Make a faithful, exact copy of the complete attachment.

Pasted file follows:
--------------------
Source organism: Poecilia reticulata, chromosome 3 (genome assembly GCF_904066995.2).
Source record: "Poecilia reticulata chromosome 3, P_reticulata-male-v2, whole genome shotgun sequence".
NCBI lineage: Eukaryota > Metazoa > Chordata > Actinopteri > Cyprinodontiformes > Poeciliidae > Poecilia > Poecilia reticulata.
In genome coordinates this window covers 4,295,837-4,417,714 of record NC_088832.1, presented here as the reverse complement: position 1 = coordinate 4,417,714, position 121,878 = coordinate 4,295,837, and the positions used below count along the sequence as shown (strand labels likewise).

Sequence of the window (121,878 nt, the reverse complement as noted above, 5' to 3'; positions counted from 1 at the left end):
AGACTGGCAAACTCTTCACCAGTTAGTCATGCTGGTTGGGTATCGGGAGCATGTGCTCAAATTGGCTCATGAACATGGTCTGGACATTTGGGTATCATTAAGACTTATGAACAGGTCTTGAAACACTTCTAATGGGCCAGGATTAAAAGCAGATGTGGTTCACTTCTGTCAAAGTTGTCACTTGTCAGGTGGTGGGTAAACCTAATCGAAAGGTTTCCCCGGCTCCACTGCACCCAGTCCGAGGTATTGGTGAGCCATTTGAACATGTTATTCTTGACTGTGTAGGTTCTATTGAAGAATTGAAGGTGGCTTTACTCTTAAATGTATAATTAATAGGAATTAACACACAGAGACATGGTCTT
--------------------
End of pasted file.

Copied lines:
Source organism: Poecilia reticulata, chromosome 3 (genome assembly GCF_904066995.2).
Source record: "Poecilia reticulata chromosome 3, P_reticulata-male-v2, whole genome shotgun sequence".
NCBI lineage: Eukaryota > Metazoa > Chordata > Actinopteri > Cyprinodontiformes > Poeciliidae > Poecilia > Poecilia reticulata.
In genome coordinates this window covers 4,295,837-4,417,714 of record NC_088832.1, presented here as the reverse complement: position 1 = coordinate 4,417,714, position 121,878 = coordinate 4,295,837, and the positions used below count along the sequence as shown (strand labels likewise).

Sequence of the window (121,878 nt, the reverse complement as noted above, 5' to 3'; positions counted from 1 at the left end):
AGACTGGCAAACTCTTCACCAGTTAGTCATGCTGGTTGGGTATCGGGAGCATGTGCTCAAATTGGCTCATGAACATGGTCTGGACATTTGGGTATCATTAAGACTTATGAACAGGTCTTGAAACACTTCTAATGGGCCAGGATTAAAAGCAGATGTGGTTCACTTCTGTCAAAGTTGTCACTTGTCAGGTGGTGGGTAAACCTAATCGAAAGGTTTCCCCGGCTCCACTGCACCCAGTCCGAGGTATTGGTGAGCCATTTGAACATGTTATTCTTGACTGTGTAGGTTCTATTGAAGAATTGAAGGTGGCTTTACTCTTAAATGTATAATTAATAGGAATTAACACACAGAGACATGGTCTT